Amid talks of pulling troops out of Syria and extended trade and tariff battles with China, the Dow Jones Industrial Average on Friday, April 6, dropped by 1,000 points during midday trading, recapturing some of the lost value by the end of the day.
Was it the Syria talk? Was it the trade war with China? Was it rumors Scott Pruitt would be pushed out as administrator of the Environmental Protection Agency? Was it Greek Easter? Why did the stock market react so strongly in a negative direction on the first Friday in April?
The current political environment and the proactive nature of Donald Trump’s administration have produced severe ups and downs in the stock market, even as numbers continue to rise over time.
Investing in the stock market is a form of gambling; investors are wagering that corporations will be profitable and the value of the stock will travel upward on a regular basis. But there are so many outside forces that can impact stock prices - outside forces investors cannot anticipate – that stock market investing is just not a sure thing.
That being said, the stock market has been on a consistent rise since the end of the Great Recession 10 years ago, continuing whether the president is a Democrat or a Republican.
While some stock market analysts think the bull market will continue, others claim that a sizable correction is on the way. Either way, no one seems to know for sure what is going to happen.
Apparently, stock market investors know what they are getting into.
Spectrem’s new study on investor opinions regarding the hot topics of the day show that investors understand the mercurial nature of the stock market. In Politics, Taxes and Investors’ Changing Attitudes, investors with a net worth between $100,000 and $25 million (not including primary residence) were asked “on a scale of 0 to 100, where 100 indicates rational, how rational are the current stock market results?"
The overall answer from all investors was 43.16, an indication that investors realize the questionable rationality of the current stock market levels.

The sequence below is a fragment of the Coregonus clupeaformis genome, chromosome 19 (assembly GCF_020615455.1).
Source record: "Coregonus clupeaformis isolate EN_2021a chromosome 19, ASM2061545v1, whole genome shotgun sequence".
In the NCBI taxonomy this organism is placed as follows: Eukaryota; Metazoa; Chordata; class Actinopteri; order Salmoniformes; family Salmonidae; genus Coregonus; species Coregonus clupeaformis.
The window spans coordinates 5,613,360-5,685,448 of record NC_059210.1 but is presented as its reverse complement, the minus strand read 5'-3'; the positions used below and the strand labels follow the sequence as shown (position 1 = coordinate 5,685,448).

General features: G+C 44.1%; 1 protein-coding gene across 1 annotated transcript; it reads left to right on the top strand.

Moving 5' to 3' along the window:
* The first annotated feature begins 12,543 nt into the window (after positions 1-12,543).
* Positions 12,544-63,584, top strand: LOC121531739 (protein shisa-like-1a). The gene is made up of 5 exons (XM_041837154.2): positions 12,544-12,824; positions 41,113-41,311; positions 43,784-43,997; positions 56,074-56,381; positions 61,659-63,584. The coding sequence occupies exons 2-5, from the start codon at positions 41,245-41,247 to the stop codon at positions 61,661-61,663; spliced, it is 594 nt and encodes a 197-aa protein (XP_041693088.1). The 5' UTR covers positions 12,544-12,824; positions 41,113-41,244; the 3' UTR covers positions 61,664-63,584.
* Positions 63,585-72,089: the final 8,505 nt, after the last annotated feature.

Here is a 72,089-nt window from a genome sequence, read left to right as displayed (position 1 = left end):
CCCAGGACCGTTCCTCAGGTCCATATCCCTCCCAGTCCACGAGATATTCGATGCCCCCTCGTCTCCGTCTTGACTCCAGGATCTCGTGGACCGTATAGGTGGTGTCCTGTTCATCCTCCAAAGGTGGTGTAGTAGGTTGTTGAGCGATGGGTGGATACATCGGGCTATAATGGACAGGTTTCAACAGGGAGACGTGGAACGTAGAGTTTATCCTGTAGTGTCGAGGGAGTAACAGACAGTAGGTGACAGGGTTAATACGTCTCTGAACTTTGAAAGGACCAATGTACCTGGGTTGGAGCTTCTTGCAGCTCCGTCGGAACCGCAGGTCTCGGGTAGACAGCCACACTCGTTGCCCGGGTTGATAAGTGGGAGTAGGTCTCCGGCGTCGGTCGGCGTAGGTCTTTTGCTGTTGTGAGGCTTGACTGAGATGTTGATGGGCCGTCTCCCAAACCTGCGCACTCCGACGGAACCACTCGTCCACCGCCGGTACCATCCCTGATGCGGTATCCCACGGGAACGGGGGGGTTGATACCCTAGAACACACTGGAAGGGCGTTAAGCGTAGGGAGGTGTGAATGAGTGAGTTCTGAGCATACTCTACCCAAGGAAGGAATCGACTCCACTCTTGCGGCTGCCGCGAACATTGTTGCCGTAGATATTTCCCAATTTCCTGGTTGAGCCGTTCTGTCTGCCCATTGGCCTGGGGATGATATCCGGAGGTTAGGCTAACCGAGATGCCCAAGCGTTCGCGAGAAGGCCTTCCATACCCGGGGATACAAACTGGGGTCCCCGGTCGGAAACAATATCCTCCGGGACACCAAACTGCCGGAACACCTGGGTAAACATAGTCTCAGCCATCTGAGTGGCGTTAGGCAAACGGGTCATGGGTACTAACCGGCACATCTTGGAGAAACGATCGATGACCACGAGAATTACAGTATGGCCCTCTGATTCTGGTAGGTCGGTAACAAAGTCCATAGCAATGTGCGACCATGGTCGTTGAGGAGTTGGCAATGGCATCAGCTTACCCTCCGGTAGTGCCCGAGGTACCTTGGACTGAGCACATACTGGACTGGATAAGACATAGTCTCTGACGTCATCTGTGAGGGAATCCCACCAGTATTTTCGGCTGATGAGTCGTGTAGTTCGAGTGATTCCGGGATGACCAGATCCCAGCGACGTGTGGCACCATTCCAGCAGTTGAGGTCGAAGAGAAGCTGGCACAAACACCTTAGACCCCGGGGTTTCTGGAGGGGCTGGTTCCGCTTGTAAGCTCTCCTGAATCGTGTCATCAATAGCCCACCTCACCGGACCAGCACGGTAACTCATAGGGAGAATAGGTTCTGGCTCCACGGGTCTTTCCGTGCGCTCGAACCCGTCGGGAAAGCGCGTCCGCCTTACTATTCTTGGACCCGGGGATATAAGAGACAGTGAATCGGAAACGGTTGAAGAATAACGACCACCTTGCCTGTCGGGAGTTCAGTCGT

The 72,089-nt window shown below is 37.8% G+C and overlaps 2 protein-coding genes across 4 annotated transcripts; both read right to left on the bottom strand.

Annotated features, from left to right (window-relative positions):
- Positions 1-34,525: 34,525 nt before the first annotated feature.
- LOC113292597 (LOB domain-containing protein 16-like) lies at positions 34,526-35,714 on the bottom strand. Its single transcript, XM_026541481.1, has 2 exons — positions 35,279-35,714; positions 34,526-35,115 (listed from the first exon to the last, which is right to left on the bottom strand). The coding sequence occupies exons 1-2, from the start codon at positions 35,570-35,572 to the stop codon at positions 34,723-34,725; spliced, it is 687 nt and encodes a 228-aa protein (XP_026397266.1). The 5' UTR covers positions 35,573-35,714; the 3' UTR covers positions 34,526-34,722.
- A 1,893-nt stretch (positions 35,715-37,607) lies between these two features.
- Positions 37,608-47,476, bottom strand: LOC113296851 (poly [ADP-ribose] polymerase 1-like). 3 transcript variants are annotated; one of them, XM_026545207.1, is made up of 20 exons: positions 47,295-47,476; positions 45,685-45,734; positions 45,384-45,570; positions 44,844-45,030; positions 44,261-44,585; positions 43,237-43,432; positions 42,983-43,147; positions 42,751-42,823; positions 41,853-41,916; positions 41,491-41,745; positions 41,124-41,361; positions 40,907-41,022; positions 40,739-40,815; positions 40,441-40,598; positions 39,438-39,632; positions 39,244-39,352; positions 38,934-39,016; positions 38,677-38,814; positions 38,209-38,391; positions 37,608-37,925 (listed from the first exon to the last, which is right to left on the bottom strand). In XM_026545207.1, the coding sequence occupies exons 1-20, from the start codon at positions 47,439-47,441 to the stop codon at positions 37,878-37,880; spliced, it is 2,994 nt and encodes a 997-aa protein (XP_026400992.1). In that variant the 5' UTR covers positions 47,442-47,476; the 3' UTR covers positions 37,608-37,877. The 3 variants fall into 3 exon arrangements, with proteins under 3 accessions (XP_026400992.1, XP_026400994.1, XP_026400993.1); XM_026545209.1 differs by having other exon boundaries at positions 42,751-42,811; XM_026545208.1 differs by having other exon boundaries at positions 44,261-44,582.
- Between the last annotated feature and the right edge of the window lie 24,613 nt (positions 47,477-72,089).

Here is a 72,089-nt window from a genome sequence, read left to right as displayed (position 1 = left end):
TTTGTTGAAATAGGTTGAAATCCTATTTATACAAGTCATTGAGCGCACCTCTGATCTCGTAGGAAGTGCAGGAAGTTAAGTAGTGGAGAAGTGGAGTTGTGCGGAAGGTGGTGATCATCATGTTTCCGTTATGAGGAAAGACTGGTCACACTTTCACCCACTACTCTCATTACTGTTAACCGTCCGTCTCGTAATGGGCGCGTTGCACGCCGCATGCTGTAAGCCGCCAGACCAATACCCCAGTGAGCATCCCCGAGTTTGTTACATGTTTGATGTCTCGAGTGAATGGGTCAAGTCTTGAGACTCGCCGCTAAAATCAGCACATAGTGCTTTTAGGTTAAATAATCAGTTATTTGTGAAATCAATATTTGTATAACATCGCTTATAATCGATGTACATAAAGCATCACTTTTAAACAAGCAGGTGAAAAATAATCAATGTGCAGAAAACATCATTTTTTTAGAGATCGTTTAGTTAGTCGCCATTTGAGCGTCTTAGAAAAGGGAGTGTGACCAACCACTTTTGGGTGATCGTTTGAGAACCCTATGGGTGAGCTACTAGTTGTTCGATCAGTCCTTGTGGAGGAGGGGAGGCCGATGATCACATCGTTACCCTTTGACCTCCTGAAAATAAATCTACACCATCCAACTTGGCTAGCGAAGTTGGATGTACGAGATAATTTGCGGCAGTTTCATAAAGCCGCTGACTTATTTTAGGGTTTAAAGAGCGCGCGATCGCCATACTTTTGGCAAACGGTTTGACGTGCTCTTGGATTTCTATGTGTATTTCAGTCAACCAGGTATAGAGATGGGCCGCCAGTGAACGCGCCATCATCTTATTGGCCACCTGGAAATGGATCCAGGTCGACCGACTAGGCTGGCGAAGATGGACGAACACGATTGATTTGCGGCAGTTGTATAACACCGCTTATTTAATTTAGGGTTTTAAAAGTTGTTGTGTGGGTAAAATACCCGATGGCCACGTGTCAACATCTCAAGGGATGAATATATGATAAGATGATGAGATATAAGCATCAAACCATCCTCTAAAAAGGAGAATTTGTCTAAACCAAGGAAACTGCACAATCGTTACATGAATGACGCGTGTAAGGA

What do your investors think about the rational nature of the stock market in the spring of 2018? Do they care that some observers believe stocks are overvalued? Are they cautious with their investment these days, or do they want to jump on board for the ride?
The Spectrem study segments investors based on several different factors (like age, wealth level, gender, and occupation), but for the purposes of the question regarding the rational nature of today’s stock market prices, segmentation barely mattered.
Age, wealth level and gender had little effect on the overall rating of the rational nature of the stock market. In fact, men and woman were nearly identical in their rating, 43.24 for women and 43.11 for men.
The most stark difference was among investors based on political affiliation, with Republicans rating the market rational at 52.36 and Democrats at 35.04. Still, a rating of 52 does not seem to indicate strong belief in the rational nature of today’s stock market.
Among investors segmented by occupation, Business Owners had the highest rating for the rational of the stock market today at 45.16, while Educators had the lowest rating at 40.24. Still, there is not a great deal of difference in those numbers, another indication that all investors see why the question was asked in the first place.
Top Takeaways for Advisors
Advisors cannot impact stock market numbers directly, but they can serve as a buffer against either overly positive or overly negative outlook among investors. Do advisors hype the rise of stock market prices, or do they moderate investor enthusiasm by pointing to the roller-coaster nature of prices over the past two months?
Advisors should consider bringing up the Spectrem study with investors to take a pulse of their clients regarding the uncertain nature of stock market investing.
©2018 Spectrem Group